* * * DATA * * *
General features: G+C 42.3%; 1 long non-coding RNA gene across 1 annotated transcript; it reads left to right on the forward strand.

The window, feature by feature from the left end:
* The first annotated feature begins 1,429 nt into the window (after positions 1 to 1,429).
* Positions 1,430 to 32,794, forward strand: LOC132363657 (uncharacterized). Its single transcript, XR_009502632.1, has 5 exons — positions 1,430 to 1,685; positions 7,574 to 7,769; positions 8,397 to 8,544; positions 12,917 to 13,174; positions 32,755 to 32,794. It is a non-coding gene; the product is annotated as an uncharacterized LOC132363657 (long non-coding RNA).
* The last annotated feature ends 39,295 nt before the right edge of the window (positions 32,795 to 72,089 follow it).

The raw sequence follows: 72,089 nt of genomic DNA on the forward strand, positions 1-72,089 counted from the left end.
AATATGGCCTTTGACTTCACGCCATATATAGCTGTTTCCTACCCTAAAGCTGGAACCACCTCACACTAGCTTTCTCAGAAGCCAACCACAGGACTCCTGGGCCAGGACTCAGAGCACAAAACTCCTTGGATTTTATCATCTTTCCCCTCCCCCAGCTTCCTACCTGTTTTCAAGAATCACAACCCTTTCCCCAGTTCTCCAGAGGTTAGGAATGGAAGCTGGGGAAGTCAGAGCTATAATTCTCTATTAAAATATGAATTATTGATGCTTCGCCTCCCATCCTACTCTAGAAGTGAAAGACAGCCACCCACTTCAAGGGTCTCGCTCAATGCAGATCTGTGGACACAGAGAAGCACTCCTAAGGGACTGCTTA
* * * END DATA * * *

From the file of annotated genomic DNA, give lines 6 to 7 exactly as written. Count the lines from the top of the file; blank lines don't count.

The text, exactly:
The raw sequence follows: 72,089 nt of genomic DNA on the forward strand, positions 1-72,089 counted from the left end.
AATATGGCCTTTGACTTCACGCCATATATAGCTGTTTCCTACCCTAAAGCTGGAACCACCTCACACTAGCTTTCTCAGAAGCCAACCACAGGACTCCTGGGCCAGGACTCAGAGCACAAAACTCCTTGGATTTTATCATCTTTCCCCTCCCCCAGCTTCCTACCTGTTTTCAAGAATCACAACCCTTTCCCCAGTTCTCCAGAGGTTAGGAATGGAAGCTGGGGAAGTCAGAGCTATAATTCTCTATTAAAATATGAATTATTGATGCTTCGCCTCCCATCCTACTCTAGAAGTGAAAGACAGCCACCCACTTCAAGGGTCTCGCTCAATGCAGATCTGTGGACACAGAGAAGCACTCCTAAGGGACTGCTTA